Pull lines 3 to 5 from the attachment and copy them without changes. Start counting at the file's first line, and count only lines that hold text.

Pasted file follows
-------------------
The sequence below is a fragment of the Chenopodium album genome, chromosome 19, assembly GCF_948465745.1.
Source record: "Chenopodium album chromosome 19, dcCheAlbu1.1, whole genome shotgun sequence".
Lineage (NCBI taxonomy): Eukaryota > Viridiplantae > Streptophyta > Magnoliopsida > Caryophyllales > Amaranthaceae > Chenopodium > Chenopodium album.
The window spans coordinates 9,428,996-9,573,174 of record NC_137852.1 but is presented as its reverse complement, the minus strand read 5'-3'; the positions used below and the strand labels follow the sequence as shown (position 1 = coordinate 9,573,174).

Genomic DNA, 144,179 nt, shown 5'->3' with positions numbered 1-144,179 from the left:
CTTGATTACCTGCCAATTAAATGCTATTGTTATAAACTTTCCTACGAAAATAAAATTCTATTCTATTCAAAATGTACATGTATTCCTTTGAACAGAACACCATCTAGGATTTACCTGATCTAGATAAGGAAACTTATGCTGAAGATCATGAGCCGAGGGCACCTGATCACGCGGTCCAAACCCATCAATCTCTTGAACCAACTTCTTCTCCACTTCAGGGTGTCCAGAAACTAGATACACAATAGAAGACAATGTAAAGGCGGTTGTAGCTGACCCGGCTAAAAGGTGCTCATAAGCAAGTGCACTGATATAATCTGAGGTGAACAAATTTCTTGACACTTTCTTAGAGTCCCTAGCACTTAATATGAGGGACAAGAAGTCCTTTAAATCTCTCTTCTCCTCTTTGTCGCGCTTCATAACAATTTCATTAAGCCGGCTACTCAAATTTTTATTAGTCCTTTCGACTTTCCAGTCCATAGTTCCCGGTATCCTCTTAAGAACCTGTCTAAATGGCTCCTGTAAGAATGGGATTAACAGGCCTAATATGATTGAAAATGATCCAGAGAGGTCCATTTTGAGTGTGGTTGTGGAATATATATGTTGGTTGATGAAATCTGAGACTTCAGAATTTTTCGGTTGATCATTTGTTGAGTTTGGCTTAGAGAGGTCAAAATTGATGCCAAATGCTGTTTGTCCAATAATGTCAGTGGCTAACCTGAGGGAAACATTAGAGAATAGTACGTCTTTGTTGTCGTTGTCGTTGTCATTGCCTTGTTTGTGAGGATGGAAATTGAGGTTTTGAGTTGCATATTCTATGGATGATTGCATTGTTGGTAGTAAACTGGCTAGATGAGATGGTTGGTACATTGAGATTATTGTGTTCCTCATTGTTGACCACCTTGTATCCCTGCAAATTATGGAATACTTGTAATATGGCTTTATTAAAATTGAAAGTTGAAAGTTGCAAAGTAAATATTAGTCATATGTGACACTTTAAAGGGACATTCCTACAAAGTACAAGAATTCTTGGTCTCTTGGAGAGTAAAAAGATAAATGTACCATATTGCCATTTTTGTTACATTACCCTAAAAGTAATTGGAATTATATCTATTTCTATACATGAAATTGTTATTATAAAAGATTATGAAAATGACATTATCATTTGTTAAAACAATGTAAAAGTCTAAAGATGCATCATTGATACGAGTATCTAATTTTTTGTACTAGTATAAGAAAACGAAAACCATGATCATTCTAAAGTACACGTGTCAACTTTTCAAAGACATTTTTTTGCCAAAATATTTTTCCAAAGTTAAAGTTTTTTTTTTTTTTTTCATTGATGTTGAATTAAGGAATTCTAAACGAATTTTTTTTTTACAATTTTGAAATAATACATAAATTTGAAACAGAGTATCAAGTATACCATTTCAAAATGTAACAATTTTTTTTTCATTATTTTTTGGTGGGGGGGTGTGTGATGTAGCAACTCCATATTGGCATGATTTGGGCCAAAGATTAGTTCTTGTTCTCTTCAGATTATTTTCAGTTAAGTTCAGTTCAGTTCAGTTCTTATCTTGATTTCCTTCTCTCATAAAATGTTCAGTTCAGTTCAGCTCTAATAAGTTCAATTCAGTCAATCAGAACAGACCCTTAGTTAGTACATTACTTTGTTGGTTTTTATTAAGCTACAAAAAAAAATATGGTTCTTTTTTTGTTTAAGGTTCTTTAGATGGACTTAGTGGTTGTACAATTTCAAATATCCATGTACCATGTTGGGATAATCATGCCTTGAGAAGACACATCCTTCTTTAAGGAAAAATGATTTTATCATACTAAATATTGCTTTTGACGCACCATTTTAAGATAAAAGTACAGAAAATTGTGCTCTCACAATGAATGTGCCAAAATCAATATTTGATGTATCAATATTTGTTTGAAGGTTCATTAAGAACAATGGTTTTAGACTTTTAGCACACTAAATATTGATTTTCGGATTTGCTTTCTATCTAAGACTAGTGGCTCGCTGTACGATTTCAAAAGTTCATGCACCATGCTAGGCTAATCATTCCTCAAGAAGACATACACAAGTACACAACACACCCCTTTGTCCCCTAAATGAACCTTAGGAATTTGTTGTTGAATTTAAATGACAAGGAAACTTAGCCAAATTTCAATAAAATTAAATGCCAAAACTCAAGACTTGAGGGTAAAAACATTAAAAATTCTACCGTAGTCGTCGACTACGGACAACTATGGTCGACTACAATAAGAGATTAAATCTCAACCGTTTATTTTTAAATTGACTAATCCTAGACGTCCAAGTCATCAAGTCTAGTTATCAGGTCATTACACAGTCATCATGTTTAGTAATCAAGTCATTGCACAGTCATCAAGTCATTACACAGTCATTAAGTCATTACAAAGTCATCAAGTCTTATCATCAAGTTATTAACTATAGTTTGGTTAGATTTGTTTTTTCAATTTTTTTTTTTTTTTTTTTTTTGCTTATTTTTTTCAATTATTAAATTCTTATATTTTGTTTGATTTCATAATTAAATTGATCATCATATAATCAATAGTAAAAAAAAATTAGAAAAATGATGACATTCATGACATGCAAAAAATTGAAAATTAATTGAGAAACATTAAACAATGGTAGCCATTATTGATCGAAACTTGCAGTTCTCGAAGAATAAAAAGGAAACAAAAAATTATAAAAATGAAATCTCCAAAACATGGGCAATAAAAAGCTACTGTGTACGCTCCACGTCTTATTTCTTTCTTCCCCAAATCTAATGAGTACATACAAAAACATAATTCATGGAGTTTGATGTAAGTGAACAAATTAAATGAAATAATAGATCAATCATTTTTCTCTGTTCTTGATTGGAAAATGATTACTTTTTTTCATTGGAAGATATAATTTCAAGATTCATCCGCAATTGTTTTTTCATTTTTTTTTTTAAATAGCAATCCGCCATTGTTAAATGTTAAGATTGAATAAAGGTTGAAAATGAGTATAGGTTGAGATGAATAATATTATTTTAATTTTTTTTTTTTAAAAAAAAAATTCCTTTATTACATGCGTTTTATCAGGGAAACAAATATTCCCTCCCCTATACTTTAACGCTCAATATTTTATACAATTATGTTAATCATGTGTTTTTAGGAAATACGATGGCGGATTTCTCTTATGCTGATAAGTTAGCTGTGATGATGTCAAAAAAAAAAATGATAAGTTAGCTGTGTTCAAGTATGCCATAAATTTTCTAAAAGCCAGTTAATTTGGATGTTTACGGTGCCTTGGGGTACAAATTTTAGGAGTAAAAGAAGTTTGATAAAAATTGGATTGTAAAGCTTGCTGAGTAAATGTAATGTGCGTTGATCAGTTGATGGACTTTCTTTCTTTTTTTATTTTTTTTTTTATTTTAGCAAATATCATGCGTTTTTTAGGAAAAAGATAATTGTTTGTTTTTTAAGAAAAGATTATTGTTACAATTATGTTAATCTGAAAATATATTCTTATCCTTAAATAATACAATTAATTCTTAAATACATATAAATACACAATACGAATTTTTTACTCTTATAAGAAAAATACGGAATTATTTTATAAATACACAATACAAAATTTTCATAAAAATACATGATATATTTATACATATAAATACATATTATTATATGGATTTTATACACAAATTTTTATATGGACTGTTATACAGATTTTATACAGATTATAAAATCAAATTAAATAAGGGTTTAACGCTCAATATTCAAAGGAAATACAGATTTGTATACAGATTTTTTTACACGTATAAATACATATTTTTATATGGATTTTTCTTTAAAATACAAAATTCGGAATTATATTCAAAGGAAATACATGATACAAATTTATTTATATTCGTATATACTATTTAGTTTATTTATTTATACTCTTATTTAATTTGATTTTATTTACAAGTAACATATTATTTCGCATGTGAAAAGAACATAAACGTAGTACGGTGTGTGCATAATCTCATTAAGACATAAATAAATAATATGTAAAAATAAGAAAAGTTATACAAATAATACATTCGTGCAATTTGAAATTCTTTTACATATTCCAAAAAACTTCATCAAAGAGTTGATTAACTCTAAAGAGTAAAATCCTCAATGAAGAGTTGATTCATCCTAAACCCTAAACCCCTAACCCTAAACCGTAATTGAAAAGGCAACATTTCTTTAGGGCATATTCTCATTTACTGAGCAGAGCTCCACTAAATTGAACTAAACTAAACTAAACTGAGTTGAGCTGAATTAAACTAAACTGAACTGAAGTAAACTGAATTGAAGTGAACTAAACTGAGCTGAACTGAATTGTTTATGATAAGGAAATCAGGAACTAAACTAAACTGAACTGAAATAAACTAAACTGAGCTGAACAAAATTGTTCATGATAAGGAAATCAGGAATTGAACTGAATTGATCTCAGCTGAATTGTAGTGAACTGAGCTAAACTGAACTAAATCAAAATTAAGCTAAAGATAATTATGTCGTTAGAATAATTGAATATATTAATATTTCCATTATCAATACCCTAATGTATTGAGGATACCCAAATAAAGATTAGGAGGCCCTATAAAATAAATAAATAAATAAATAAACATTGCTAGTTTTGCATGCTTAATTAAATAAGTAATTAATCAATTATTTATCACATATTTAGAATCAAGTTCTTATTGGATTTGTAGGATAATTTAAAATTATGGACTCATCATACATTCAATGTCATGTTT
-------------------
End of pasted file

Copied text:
Lineage (NCBI taxonomy): Eukaryota > Viridiplantae > Streptophyta > Magnoliopsida > Caryophyllales > Amaranthaceae > Chenopodium > Chenopodium album.
The window spans coordinates 9,428,996-9,573,174 of record NC_137852.1 but is presented as its reverse complement, the minus strand read 5'-3'; the positions used below and the strand labels follow the sequence as shown (position 1 = coordinate 9,573,174).

Genomic DNA, 144,179 nt, shown 5'->3' with positions numbered 1-144,179 from the left: